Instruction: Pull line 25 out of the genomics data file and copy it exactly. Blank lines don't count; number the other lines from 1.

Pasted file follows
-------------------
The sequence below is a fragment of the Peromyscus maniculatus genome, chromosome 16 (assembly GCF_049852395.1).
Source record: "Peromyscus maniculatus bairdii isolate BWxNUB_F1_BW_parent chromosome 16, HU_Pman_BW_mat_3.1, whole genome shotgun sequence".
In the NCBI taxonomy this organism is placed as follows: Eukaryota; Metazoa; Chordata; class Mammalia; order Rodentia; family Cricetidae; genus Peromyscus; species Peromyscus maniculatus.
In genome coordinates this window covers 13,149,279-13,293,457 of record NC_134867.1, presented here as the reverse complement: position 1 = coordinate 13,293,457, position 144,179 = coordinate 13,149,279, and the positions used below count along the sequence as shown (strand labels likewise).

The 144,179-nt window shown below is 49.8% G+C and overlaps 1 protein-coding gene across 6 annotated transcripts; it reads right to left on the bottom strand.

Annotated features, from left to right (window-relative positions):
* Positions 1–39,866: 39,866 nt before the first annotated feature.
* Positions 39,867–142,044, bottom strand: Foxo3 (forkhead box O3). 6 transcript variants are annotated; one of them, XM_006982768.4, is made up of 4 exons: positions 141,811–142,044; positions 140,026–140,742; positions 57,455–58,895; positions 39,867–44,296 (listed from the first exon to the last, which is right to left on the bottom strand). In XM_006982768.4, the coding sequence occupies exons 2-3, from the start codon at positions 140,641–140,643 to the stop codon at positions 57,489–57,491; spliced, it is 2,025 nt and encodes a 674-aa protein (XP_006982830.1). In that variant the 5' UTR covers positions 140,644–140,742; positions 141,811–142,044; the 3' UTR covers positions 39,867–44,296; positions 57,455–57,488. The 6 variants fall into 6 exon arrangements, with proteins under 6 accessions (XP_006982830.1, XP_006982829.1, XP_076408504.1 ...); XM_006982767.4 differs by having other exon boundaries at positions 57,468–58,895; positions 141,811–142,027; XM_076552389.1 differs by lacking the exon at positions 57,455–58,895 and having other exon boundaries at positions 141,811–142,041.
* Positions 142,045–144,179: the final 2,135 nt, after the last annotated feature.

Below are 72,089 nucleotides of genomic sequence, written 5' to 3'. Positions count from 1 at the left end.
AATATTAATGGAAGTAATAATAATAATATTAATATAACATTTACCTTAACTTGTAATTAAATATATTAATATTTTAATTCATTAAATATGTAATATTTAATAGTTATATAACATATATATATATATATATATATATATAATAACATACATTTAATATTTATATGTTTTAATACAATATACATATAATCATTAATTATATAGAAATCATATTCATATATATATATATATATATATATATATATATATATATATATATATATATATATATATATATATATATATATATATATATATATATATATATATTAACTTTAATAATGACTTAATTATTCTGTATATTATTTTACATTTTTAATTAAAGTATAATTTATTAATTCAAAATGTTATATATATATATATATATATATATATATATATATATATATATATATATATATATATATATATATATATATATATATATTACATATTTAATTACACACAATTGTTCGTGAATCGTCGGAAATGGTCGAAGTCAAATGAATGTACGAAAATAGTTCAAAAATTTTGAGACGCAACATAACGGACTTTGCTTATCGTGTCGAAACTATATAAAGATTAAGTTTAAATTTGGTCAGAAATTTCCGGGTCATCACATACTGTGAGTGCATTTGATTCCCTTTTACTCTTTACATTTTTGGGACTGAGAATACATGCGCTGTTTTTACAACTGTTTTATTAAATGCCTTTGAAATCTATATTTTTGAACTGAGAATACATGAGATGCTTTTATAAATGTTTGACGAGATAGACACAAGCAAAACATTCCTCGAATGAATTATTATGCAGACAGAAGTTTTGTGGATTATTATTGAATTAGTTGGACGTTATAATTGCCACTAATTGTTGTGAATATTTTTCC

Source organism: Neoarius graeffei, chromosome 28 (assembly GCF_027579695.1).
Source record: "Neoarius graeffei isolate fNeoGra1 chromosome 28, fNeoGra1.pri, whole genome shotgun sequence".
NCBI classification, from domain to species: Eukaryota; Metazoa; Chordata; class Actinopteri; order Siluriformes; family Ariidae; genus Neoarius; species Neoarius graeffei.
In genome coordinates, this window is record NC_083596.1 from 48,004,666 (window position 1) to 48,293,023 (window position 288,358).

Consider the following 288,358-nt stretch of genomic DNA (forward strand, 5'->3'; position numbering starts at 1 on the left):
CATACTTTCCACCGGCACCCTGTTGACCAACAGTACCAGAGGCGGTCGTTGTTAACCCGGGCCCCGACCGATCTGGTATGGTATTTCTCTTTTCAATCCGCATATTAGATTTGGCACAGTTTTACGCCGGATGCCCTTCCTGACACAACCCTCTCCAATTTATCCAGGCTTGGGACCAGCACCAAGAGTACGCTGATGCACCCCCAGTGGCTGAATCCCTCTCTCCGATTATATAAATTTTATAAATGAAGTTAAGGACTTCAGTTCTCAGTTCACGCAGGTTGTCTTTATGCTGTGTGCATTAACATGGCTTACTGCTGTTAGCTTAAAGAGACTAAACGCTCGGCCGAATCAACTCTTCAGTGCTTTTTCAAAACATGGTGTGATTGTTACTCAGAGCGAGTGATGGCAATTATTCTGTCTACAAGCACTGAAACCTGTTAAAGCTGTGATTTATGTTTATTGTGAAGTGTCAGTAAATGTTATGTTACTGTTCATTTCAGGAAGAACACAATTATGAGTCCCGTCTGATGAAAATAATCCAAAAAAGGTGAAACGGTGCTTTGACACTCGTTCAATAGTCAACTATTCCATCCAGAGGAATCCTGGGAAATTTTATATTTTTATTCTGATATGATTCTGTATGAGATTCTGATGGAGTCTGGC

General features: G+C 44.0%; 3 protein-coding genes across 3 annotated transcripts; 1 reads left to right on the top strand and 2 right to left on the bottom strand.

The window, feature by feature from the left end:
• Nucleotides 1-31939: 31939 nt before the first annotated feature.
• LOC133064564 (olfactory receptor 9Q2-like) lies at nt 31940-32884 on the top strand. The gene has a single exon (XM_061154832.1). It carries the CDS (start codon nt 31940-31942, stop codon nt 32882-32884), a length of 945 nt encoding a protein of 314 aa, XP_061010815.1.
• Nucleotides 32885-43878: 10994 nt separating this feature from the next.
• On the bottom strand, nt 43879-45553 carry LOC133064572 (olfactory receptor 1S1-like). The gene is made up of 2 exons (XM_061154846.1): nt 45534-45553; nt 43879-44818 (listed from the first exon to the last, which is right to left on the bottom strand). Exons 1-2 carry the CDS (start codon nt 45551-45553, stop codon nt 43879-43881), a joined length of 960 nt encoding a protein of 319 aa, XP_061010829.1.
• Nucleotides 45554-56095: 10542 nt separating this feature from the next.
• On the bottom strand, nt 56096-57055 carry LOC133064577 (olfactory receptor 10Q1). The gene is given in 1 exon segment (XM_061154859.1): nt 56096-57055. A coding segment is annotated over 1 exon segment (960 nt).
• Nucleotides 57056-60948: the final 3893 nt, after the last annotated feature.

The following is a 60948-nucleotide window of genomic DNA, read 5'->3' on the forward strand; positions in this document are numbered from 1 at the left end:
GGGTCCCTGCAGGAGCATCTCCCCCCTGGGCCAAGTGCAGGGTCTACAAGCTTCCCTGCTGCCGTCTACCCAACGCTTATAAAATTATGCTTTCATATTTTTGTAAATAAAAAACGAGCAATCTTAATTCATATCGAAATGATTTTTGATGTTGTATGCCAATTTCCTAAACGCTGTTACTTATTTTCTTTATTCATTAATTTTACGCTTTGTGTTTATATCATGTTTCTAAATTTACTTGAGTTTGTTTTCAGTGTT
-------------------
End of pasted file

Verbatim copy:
• On the bottom strand, nt 56096-57055 carry LOC133064577 (olfactory receptor 10Q1). The gene is given in 1 exon segment (XM_061154859.1): nt 56096-57055. A coding segment is annotated over 1 exon segment (960 nt).